Students showcase alpacas at upcoming Warren County Fair
Duncan MacKenzie | Staff Writer
This summer, some students are “alpaca”ing their bags and heading to the fair.
The Warren County Fair takes place July 17-22 at the Warren County Fairgrounds. Every year, students ranging from kindergarten to high school flock to the Warren County Junior Fair, a portion of the fair organized by the educational youth development program 4-H. Some of the fair’s biggest attractions include the tractor pull, drag racing, rodeo, and demolition derby, but the event that students can partake in is the livestock show.
Contestants can choose to show poultry, rabbits, sheep, goats, hogs and many more species of livestock. Each competitor is judged in a series of events, including showmanship, obstacles, public relations, skillathon, costumes, and an interview.
Sophomore Colin Landers has been showing alpaca at the fair for seven years. He said that while the show is for the animals, the judges really focus on the talents of the handler.
“You walk in a circle and then you line up, and it’s judging you based upon how you show the animal,” Colin said. “It has nothing to do with the quality of the animal like professional alpaca shows are. It’s just how you handle yourself, how you control the animal, just kind of judging the trust you’ve built up with the animal.”
Colin said that because trust is everything in the show, he must work with the animals for months to acclimate them to their trainer.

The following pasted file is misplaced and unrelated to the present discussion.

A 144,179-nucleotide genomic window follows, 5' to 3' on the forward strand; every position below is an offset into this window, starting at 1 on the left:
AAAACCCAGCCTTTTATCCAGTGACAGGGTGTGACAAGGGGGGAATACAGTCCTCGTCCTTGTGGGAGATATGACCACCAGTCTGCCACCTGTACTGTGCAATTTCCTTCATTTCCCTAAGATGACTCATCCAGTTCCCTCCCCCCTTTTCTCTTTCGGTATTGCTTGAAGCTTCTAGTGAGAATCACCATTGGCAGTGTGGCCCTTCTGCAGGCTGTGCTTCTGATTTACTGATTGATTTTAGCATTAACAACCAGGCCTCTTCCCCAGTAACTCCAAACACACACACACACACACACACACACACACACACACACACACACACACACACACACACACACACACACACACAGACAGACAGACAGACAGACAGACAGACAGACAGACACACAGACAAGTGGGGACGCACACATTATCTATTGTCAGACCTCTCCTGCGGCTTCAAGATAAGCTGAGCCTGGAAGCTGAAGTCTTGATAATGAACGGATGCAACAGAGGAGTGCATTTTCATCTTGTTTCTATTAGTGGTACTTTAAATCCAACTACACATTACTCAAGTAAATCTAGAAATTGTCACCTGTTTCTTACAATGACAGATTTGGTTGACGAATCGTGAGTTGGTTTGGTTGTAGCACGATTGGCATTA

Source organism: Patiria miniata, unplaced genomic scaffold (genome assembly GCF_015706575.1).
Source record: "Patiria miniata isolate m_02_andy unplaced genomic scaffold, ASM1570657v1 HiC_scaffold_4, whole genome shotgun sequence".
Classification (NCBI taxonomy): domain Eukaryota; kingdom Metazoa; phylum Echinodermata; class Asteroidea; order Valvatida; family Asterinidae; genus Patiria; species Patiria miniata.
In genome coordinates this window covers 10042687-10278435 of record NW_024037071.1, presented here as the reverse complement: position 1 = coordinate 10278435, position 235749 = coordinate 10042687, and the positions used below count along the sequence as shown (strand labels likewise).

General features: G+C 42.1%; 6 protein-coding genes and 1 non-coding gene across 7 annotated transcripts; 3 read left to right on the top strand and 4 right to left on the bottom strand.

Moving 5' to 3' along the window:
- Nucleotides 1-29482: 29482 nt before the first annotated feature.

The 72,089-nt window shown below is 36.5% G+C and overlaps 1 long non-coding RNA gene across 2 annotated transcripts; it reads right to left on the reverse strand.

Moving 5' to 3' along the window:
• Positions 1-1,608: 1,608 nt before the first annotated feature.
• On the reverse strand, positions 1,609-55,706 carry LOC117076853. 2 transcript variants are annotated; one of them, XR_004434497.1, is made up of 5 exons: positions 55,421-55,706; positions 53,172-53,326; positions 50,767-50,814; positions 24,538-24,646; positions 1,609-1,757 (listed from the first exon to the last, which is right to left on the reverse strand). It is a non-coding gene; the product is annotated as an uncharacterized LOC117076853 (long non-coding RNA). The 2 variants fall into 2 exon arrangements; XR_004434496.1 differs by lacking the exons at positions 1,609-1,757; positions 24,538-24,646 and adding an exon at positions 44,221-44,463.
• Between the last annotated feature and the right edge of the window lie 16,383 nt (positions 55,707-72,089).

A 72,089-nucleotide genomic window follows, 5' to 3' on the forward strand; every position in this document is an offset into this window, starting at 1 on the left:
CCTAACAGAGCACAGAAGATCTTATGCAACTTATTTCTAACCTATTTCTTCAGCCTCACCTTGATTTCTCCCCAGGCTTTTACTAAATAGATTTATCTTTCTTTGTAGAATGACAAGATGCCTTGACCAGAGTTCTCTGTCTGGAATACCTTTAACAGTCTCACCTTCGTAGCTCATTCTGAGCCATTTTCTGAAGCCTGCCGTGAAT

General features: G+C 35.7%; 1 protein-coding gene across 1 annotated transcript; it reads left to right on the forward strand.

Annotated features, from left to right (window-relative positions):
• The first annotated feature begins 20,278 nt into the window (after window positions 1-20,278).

“They are afraid of just about everything, so you have to start by building up,” Colin said. “We go pretty much every day in the summer working with them and building a bond. We practice with obstacles, just walking them around.”
Colin is a member of the Junior Fair Board with his sister, senior Nina Landers, and sophomore Jessica Honerlaw. The board is comprised of 50 high school students from the Warren County area who organize and plan all junior fair activities. Honerlaw said that her role on the board has helped her to become a better leader and person.
“Being in the junior fair board has given me a lot of leadership in the 4-H community,” Honerlaw said. “It is something that younger members look up to, so it’s a lot of responsibility. 4-H in general has been really helpful in me trying to figure out who I am. I gain a lot of public speaking skills and that’s where I have developed my love for animals.”
Honerlaw shows goats and rabbits at the fair. Just like Landers and his alpaca, she works hard to get the animals comfortable with her.
“We get goats around April, and they are born in January, so they have just been taken from their mother,” Honerlaw said. “They are usually very shy and scared, so you want them to get used to you. About the time school lets out, we start walking them because in the show ring you walk them around while the judge looks at them, so you need to start walking them now and getting that muscle built up because for market goats, that’s their meat quality.”
Nina said one of her favorite parts of the fair is that it makes her summers unique.
“(The best part of the Junior Fair is) just the experience of getting up early in the morning and driving out to the farm to take care of the alpacas in the summer,” Nina said. “Everyone else is going to Kings Island, and I’m heading to the farm.”